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  • A house with no fireplace is a house without a heart.

  • Fire is a good companion for the mind ...

    • May Sarton,
    • "Reflections by a Fire," Cloud, Stone, Sun, Vine ()
  • ... Mrs. Moxon lit our first fire, with a gimelled prayer cum incantation of good-will upon us. It burned merrily, the room began to live, like a ship getting under way.

  • Fire destroys that which feeds it.

  • Fairylike, the fire rose in two branched flames like the golden antlers of some enchanted stag.

  • Nothing smelled so good or danced so well as a birch fire.

  • I know two things in this world that never, never tire me and always rest me — I wonder if they always will? One is a sunset, and the other is an open wood fire.

  • An open fire makes such delightful silences, if you ever noticed. When you sit in a room without it, the gaps in the conversation make everybody seem dull; the last comer rises with embarrassment and thinks he must be going, and you wish that some one would say the next thing and keep the ball rolling. The open fire arranges all these little matters with a perfect tact and grace all its own. It is acknowledged to be the centre of attention, and the people gathered about it are only supernumeraries. It blazes and crackles and snaps cheerfully, the logs break and fall, the coals glow and fade and glow again, and the dull man can always poke the fire if his wit desert him.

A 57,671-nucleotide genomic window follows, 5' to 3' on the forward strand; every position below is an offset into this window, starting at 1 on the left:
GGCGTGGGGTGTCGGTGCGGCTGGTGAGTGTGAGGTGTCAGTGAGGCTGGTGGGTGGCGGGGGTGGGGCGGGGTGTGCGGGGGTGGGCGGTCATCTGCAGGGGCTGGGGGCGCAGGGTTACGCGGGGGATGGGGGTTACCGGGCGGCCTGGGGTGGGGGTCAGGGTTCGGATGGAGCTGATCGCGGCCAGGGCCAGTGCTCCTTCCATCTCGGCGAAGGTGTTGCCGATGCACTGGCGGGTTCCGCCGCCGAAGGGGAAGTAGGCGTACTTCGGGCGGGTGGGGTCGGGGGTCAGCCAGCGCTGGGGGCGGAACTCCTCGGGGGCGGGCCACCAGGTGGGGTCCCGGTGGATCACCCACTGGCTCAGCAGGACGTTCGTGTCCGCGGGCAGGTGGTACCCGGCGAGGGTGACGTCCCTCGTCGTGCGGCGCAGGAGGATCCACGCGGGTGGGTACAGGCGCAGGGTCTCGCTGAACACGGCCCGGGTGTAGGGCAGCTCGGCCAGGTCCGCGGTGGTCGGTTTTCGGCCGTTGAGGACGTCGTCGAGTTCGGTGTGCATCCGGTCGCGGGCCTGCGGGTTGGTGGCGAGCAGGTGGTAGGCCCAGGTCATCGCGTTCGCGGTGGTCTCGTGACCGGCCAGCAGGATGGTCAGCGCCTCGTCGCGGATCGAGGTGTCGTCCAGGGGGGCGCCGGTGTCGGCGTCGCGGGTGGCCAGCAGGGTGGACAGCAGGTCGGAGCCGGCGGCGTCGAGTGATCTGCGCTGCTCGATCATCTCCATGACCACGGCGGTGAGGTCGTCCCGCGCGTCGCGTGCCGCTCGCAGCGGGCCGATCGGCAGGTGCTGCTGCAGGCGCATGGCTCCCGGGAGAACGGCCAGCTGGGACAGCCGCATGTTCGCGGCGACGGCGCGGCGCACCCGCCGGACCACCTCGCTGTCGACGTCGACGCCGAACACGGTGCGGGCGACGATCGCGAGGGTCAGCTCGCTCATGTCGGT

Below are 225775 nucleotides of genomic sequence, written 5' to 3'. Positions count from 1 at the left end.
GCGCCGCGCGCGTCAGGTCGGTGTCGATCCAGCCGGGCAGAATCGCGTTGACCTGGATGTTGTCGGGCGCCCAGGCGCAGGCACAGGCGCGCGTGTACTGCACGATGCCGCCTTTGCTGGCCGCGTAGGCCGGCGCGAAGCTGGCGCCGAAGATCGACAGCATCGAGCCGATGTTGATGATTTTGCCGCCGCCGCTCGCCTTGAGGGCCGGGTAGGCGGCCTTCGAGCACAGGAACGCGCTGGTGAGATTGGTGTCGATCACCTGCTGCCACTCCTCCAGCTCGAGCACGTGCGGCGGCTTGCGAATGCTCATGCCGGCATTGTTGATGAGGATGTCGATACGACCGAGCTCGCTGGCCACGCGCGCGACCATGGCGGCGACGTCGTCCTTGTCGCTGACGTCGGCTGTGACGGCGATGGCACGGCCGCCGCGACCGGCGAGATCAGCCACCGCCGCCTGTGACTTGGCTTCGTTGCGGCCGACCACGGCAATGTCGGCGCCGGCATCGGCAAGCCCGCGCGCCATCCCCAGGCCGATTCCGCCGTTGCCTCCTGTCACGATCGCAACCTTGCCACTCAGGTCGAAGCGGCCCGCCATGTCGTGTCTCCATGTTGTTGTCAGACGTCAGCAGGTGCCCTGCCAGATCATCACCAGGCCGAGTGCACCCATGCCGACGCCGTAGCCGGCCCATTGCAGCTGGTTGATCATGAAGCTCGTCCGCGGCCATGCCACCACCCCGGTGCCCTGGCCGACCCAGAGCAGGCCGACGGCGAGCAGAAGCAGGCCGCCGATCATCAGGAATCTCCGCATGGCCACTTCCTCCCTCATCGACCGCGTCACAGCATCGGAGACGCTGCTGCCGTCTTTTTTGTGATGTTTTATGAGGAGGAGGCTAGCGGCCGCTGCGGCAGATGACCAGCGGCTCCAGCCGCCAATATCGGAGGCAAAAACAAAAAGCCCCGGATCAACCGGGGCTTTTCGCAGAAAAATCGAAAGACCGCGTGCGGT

• People who light fires on the slightest provocation are always the nicest. There's something comforting about fires.

  • There is no welcome like a fire.

  • To keep the fire burning brightly, there's one easy rule: keep the two logs together, near enough to keep each other warm and far enough apart — about a finger's breadth — for breathing room. Good fire, good marriage, same rule.

  • Burning logs can carry on quite a conversation! ... Have you ever heard apple wood talking? It's the most loquacious of all. You really can't get a word in edgeways.

  • There's plenty of fire in the coldest flint!

  • Fire draws us like friendship. It fascinates us from our earliest experiences with its lovely light. It is beautiful and dangerous, seductive and comforting, frightening and useful. Of what else could we ask so much?

    • Cathy Johnson,
    • "A Sense of Being," in Susan and Ann Zwinger, eds., Women in Wilderness ()
  • Summer is burning! From trees' red crowns / Ashes of June pour hotly down.

  • Fire is a natural symbol of life and passion, though it is the one element in which nothing can actually live.